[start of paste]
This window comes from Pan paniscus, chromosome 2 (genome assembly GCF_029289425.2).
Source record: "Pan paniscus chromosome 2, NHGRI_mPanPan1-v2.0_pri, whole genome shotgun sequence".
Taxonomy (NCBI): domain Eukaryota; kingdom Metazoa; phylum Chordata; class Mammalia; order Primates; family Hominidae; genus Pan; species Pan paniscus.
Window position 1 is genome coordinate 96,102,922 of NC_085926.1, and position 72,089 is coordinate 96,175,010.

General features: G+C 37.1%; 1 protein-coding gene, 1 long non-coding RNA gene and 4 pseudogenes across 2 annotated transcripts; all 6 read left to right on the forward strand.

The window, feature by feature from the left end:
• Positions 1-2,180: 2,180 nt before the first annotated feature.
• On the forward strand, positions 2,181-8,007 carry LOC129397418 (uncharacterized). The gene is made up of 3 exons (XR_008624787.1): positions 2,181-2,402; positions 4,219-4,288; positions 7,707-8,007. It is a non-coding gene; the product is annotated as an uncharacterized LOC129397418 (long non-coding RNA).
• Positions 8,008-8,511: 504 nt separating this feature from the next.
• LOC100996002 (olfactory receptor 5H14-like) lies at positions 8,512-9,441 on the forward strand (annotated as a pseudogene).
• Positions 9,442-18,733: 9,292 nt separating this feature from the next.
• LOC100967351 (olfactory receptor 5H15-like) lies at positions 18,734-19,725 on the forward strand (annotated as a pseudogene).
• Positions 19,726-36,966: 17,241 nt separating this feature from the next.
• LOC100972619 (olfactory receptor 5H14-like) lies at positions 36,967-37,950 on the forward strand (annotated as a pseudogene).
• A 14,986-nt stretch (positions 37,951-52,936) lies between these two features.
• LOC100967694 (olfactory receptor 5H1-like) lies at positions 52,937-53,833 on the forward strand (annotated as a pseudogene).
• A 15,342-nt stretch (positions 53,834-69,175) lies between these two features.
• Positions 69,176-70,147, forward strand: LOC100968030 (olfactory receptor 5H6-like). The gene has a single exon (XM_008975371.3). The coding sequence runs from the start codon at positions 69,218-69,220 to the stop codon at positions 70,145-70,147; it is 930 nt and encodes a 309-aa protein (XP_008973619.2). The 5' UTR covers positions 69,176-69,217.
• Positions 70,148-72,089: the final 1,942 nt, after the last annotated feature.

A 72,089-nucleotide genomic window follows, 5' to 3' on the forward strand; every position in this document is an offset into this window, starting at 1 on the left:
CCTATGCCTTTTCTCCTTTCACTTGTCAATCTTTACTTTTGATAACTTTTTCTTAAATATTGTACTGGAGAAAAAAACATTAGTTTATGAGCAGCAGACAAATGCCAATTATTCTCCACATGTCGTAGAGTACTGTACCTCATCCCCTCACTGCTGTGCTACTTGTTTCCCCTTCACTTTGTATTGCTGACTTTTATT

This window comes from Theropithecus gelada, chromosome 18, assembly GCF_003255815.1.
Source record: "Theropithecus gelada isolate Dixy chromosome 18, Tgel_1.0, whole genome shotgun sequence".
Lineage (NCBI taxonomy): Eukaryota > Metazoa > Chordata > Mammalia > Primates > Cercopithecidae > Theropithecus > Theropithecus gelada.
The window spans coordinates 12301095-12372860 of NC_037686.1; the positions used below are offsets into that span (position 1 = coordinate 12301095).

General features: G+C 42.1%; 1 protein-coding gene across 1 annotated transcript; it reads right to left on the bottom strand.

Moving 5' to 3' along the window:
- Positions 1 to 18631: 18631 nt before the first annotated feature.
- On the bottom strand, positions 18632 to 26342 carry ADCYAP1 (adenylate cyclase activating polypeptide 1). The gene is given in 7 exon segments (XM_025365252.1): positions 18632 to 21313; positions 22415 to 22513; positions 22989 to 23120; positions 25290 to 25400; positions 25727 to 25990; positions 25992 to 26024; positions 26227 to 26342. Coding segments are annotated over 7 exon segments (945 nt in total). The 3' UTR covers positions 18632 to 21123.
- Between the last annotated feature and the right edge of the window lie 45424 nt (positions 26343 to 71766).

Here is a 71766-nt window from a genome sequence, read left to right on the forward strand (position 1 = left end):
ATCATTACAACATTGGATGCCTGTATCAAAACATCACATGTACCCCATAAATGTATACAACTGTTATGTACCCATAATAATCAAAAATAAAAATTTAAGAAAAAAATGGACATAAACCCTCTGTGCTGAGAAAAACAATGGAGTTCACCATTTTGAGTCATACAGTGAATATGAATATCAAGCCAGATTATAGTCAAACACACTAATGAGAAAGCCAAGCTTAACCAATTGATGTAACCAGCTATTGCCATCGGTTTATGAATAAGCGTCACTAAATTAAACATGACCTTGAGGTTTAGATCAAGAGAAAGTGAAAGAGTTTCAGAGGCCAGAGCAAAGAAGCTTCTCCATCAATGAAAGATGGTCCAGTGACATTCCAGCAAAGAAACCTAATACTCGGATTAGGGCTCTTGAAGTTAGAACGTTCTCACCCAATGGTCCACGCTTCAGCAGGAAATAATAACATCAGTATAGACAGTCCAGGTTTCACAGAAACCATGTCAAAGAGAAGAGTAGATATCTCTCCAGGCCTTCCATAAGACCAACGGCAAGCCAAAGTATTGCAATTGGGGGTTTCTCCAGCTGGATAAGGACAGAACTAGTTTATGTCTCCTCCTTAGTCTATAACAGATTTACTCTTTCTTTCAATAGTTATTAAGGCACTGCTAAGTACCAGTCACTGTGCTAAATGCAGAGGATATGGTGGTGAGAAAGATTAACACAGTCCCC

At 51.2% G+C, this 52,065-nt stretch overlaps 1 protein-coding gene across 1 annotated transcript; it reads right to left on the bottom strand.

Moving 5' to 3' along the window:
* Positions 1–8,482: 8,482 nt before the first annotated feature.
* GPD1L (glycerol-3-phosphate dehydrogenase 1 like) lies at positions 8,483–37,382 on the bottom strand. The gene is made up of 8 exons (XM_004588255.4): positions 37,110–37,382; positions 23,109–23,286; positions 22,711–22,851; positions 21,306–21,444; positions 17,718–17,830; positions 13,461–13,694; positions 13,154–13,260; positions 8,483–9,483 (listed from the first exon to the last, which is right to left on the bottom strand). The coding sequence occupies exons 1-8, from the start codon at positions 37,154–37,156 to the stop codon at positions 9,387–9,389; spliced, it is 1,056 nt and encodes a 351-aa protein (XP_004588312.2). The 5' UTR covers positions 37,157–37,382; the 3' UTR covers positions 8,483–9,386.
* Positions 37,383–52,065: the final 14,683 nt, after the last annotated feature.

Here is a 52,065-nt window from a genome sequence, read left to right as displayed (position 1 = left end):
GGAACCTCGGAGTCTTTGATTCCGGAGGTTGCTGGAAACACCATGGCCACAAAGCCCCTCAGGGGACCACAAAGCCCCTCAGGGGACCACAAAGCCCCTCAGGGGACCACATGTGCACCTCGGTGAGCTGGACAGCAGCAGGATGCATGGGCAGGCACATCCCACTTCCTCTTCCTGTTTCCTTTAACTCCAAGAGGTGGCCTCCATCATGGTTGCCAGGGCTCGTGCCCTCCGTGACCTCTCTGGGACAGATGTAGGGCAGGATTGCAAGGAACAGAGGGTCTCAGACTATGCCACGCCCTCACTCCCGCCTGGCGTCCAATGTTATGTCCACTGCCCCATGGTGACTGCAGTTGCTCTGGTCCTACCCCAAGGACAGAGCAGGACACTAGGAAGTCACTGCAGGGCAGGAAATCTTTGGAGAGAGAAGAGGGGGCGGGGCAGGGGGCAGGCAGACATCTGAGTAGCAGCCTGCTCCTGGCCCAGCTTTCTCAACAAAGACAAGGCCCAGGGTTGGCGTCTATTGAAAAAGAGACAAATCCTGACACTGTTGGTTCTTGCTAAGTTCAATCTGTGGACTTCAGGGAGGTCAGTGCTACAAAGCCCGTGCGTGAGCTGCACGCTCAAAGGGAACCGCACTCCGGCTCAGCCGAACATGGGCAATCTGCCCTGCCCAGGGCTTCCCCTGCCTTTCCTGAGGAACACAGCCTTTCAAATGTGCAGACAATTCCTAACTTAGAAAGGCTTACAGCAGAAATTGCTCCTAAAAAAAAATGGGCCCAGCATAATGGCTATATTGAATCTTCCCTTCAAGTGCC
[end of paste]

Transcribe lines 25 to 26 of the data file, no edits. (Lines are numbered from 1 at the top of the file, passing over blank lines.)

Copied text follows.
The window spans coordinates 12301095-12372860 of NC_037686.1; the positions used below are offsets into that span (position 1 = coordinate 12301095).

General features: G+C 42.1%; 1 protein-coding gene across 1 annotated transcript; it reads right to left on the bottom strand.